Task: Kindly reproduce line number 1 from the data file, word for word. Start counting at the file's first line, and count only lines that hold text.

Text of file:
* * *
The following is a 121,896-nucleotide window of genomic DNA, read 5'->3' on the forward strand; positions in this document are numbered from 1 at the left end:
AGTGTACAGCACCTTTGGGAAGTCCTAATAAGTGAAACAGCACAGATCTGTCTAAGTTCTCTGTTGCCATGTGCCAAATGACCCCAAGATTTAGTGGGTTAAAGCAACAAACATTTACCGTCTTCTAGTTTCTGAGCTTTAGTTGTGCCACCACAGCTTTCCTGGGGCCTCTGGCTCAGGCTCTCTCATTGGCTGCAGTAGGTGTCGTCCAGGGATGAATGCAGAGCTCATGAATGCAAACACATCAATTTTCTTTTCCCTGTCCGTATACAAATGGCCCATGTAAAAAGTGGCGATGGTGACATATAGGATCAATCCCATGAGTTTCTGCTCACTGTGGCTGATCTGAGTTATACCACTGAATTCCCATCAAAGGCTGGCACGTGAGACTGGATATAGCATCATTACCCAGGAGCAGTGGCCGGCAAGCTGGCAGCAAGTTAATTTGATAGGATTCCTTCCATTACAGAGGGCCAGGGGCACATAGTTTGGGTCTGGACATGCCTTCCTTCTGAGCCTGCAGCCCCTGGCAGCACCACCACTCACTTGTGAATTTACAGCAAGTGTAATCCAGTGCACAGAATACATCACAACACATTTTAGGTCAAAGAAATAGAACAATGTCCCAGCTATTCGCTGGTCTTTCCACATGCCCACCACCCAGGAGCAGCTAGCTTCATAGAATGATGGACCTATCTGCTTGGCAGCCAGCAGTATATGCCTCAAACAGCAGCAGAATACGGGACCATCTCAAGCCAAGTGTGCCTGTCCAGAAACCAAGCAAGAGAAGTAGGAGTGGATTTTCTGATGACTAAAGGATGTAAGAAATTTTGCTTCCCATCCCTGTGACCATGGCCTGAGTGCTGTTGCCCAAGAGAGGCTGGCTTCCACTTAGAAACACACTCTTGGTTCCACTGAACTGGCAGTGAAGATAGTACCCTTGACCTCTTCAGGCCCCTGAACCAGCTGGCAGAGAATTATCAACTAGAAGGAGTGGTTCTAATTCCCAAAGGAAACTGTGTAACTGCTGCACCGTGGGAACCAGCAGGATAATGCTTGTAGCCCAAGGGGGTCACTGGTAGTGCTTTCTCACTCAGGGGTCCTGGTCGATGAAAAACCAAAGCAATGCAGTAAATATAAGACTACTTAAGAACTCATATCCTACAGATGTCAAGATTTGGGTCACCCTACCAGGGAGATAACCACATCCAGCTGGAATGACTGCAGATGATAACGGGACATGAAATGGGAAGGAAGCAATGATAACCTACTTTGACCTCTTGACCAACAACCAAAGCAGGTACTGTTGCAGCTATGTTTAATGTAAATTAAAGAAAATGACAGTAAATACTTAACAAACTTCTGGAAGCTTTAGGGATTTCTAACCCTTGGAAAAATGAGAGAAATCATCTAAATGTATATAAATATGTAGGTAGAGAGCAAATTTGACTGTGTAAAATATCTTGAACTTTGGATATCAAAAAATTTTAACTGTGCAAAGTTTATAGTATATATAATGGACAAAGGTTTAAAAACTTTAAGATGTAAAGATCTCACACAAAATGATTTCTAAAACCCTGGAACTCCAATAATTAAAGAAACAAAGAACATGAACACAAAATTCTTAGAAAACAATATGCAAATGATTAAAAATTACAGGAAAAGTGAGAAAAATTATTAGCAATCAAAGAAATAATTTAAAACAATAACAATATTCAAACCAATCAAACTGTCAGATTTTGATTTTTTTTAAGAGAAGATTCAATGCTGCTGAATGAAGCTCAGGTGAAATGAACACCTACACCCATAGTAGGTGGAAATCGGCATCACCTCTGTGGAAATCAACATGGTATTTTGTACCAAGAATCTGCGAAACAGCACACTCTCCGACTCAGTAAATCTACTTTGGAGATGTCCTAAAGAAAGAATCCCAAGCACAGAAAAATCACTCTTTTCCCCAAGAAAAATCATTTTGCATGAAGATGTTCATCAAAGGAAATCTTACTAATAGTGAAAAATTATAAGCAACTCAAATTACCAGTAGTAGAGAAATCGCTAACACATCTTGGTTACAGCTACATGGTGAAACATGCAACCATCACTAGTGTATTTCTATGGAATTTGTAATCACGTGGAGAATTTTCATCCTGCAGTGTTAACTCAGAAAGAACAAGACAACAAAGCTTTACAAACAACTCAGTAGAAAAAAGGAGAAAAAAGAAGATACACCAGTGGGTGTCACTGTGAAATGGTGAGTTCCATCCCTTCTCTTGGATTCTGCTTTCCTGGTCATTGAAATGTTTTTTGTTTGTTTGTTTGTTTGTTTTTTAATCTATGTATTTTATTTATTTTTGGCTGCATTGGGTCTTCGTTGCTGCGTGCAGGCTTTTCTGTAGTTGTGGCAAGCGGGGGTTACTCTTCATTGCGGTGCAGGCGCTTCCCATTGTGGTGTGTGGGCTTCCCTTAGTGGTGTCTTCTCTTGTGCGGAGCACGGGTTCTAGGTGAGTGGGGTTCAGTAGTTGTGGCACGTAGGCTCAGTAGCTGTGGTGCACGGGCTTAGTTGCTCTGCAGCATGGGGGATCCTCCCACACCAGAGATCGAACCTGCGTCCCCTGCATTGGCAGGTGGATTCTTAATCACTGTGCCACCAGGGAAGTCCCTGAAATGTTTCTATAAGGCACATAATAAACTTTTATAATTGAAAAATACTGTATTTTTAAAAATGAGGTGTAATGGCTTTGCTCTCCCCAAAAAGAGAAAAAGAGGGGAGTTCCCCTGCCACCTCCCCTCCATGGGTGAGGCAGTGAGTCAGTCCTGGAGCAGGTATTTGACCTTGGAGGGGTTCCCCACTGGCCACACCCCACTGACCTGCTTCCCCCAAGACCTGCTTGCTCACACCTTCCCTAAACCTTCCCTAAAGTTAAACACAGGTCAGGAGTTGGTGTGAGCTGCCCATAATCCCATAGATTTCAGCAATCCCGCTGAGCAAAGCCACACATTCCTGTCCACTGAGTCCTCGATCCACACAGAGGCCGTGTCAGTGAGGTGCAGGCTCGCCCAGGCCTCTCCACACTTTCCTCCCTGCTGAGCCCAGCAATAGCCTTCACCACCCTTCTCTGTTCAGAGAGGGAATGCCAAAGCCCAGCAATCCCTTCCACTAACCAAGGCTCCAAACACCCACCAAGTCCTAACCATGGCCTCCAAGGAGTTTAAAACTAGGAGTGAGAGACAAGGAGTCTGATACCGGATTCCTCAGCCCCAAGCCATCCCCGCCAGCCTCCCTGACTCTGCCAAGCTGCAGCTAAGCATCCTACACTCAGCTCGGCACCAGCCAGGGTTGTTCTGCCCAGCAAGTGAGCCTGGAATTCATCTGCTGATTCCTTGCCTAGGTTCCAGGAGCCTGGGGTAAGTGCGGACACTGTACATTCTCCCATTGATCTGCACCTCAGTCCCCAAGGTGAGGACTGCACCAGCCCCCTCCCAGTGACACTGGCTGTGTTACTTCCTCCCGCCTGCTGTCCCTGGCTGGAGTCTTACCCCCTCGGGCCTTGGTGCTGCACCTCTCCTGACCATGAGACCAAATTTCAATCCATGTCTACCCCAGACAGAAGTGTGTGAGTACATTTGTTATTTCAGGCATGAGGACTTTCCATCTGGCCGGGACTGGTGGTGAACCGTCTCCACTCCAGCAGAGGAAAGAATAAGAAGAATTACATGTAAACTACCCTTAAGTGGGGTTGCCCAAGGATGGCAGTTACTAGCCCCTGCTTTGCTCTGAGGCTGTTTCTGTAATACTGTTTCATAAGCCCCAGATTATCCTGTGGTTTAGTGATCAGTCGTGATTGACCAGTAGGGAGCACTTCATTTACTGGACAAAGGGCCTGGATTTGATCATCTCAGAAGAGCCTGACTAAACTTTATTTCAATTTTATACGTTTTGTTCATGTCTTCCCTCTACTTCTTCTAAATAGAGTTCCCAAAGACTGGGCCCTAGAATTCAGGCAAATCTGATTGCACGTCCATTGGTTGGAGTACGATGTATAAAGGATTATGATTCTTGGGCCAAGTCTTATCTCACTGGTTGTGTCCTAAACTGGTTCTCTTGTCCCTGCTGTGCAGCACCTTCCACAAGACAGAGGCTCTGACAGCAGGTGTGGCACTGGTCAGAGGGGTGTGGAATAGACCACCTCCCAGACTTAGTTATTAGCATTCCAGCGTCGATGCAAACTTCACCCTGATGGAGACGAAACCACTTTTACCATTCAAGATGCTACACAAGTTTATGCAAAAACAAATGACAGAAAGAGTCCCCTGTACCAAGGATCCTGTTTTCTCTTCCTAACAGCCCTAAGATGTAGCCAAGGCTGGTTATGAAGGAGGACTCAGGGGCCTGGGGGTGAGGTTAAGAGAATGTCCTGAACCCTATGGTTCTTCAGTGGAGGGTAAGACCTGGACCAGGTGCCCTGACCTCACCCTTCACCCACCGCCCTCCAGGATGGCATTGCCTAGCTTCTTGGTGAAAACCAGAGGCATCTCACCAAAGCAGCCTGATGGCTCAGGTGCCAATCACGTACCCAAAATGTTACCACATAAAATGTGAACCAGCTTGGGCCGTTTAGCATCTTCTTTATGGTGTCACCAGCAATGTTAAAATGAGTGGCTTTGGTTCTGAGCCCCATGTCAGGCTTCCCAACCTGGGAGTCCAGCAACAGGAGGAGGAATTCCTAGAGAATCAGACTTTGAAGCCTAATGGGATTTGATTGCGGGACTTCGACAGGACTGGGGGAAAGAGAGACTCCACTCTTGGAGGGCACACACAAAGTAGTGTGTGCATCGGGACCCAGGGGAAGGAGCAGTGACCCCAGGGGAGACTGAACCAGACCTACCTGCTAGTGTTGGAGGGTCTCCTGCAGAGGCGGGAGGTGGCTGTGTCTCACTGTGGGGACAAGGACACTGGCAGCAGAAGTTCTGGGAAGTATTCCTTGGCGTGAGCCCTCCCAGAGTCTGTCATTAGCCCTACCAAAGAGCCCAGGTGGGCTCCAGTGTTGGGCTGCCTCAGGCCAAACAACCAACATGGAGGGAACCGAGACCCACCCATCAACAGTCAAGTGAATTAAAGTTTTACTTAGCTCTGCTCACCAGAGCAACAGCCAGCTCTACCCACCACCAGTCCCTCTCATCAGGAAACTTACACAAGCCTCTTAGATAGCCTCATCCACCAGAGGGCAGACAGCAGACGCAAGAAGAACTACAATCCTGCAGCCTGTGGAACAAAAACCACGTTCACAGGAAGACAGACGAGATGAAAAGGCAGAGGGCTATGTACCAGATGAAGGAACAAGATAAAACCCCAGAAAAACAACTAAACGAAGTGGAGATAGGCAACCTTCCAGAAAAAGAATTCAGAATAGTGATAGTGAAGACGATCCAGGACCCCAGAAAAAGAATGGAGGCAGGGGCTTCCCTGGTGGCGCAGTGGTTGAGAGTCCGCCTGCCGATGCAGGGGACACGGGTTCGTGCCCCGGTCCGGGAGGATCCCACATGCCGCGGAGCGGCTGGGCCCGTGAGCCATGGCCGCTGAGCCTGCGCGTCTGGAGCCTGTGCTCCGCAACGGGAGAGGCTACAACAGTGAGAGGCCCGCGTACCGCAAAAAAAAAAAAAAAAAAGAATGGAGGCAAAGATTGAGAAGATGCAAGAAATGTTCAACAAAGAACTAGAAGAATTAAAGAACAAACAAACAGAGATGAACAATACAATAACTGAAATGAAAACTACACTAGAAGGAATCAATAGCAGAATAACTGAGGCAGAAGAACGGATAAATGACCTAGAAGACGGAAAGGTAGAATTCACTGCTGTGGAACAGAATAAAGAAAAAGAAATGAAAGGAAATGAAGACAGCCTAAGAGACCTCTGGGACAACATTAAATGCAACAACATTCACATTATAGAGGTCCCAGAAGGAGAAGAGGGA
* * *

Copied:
The following is a 121,896-nucleotide window of genomic DNA, read 5'->3' on the forward strand; positions in this document are numbered from 1 at the left end: